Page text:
How Adolf Hitler Prevented 'Subject Races' from Possessing Arms
During a speech in 1942, Adolf Hitler said, "The most foolish mistake we could possibly make would be to allow the subject races to posses arms." In other words, Jews and others whom Hitler wanted to wipe from the earth first had to be separated from their guns.
This was not new position for Hitler. Rather, it was something he had put into practice from the moment he came into office.
When Adolf Hitler came to power in 1933, he seized gun registration information that had been compiled by Germany's previous government under the premise that the information would not fall into the wrong hands or be used for an all-out confiscation scheme. But as gun scholar Stephen P. Halbrook makes clear in his new book, Gun Control in the Third Reich: Disarming the Jews and "Enemies of the State," Hitler's hands were the wrong hands. And Hitler and the Nazi movement used all the information they could find—as well as the threat of brute force and death—to force Jews and others to hand over their firearms.
As Halbrook put it: "The Nazis thought it was pretty important to be sure the Jews weren't armed."
Gun Control in the Third Reich covers gun control under Hitler but, perhaps more importantly, it covers the methodology of that gun control in great detail. In so doing, Halbrook helps the reader sees how registration led to confiscation, and how confiscation turned citizens into subjects and eventually into victims—victims of their own government and/or of an invading force.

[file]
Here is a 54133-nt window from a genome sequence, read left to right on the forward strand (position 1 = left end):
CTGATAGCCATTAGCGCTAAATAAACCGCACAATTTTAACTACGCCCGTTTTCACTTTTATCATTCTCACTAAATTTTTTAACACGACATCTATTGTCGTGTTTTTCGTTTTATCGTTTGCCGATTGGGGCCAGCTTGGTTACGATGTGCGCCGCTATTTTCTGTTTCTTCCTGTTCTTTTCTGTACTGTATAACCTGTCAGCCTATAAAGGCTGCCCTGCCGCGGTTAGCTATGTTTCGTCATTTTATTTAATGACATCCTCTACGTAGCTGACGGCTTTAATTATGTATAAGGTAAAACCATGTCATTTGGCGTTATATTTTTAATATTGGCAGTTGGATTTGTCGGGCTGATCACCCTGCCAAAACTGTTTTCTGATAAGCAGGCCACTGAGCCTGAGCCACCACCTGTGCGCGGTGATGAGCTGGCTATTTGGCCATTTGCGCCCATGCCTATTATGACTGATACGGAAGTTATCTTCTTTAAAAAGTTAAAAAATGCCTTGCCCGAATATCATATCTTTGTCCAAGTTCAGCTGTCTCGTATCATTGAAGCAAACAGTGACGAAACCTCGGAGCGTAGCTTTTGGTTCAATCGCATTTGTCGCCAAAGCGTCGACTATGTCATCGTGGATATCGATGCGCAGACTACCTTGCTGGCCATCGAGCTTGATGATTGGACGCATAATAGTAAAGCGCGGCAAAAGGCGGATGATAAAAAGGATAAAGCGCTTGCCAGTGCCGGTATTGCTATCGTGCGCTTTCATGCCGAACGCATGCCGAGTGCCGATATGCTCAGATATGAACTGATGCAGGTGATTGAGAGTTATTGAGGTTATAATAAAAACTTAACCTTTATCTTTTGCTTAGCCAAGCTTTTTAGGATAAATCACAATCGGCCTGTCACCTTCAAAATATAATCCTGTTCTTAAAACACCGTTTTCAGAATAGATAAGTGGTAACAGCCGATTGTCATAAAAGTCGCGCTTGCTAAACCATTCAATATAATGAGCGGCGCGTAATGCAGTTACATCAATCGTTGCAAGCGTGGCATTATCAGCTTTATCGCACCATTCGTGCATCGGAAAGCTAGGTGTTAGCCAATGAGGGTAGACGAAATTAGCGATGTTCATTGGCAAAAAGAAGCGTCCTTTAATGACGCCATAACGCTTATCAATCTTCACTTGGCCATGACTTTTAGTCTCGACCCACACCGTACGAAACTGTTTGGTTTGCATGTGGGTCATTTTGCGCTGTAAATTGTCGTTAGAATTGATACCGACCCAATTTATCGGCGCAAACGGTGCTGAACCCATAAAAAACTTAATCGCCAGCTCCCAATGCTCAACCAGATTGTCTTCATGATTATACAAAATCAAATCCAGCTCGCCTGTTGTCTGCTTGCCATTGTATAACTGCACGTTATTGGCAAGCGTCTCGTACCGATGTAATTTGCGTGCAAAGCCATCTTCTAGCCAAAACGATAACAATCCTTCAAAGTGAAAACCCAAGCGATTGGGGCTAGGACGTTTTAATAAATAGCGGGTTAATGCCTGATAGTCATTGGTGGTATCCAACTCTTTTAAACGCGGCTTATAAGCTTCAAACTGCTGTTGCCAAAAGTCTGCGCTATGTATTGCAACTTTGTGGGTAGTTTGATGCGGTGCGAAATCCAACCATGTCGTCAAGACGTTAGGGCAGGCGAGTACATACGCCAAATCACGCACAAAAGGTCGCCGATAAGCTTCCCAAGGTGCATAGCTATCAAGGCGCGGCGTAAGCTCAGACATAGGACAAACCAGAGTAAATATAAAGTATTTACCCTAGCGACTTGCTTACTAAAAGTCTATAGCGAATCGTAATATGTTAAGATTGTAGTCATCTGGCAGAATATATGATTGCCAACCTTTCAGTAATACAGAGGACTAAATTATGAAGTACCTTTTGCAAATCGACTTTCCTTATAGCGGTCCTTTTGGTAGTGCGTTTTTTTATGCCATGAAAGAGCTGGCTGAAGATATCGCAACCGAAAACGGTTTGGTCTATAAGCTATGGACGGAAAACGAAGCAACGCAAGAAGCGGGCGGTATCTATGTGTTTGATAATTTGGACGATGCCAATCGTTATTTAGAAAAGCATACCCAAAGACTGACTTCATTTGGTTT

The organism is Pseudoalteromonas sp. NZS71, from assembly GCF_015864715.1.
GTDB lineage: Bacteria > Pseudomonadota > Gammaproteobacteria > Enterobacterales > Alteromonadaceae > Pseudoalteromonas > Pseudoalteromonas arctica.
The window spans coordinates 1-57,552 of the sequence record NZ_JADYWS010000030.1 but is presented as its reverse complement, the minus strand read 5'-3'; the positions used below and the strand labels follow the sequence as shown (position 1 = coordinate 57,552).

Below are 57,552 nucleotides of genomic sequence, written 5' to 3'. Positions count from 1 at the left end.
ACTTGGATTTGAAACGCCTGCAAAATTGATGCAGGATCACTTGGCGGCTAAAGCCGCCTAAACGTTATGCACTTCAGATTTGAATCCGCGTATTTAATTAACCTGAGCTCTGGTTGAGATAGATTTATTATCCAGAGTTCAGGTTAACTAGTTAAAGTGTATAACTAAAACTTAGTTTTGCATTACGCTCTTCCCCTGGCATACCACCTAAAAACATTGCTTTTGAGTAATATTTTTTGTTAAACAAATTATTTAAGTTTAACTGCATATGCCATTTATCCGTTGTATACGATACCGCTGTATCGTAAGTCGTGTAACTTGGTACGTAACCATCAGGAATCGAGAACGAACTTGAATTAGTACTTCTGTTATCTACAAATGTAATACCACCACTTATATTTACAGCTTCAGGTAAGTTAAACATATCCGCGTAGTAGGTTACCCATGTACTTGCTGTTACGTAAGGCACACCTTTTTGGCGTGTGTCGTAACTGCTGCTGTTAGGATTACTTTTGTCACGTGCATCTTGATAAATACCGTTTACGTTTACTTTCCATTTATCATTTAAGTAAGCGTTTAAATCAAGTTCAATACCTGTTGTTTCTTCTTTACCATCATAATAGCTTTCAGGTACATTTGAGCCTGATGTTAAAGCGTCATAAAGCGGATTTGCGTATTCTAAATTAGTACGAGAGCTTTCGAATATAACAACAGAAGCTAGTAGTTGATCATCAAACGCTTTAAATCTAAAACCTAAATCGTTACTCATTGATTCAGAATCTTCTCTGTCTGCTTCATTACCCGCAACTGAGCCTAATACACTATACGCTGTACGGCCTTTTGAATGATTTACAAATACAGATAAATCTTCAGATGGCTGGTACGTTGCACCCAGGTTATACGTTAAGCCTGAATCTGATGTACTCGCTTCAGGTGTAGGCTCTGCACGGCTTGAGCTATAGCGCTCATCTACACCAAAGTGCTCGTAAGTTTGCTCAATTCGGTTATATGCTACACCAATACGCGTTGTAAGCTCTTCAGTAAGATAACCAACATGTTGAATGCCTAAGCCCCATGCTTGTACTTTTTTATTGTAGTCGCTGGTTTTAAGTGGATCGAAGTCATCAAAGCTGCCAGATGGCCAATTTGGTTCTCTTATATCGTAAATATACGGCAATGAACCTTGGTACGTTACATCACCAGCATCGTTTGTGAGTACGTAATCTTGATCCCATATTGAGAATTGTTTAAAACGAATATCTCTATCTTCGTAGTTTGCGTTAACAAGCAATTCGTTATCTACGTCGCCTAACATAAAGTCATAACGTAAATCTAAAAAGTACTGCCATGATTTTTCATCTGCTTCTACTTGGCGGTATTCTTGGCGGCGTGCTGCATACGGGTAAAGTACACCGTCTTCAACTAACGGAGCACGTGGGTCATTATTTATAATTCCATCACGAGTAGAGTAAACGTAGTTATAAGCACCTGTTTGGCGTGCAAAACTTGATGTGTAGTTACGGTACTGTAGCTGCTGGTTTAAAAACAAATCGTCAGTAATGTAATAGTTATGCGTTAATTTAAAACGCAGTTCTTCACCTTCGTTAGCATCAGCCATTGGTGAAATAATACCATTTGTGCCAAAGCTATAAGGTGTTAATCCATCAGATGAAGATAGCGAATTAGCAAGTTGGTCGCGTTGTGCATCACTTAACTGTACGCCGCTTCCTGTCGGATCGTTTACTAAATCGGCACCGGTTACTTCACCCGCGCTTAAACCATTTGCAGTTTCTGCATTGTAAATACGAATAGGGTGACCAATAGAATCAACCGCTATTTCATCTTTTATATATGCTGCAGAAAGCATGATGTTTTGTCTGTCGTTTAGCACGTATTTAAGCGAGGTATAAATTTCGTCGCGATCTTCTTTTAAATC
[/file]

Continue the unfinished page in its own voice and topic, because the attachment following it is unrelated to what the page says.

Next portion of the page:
Halbrook also shows how propaganda was used to further gun control and how terms like "assault rifle" did not exist until Hitler created them.
When Breitbart News spoke to Halbrook about this book and the growth of gun laws in the U.S., he said it was the Gun Control Act of 1968 that drew his attention to the tactics Nazis used to disarm the Jews:
1968 was only 23 years after World War II ended and there was some back and forth in Congress on what the Nazis had done. The Library of Congress did a study to see if it could turn up information on any Nazi registration scheme but it could not--the dirty little secret is that it was not intended to. Gun control was going to happen.
Halbrook talked about the implementation of the instant background check under Bill Clinton and how Janet Reno wanted to keep background check records for six months. It was out of fear that those records could be used for devious ends—perhaps a registration and confiscation scheme—that Halbrook litigated a case against Reno's plan and then Congress intervened with a law that required the destruction of said records after 24 hours.
According to Halbrook, this is the fight that has to be fought—the fight to keep such information from being gathered in the first place.
Said Halbrook: "The Nazi example is not a warning of what will happen but of what could happen. We can't dismiss it by saying, 'Germans didn't have a Second Amendment tradition to defend them like we do.' We have to minimize government information on gun owners."
Follow AWR Hawkins on Twitter @AWRHawkin.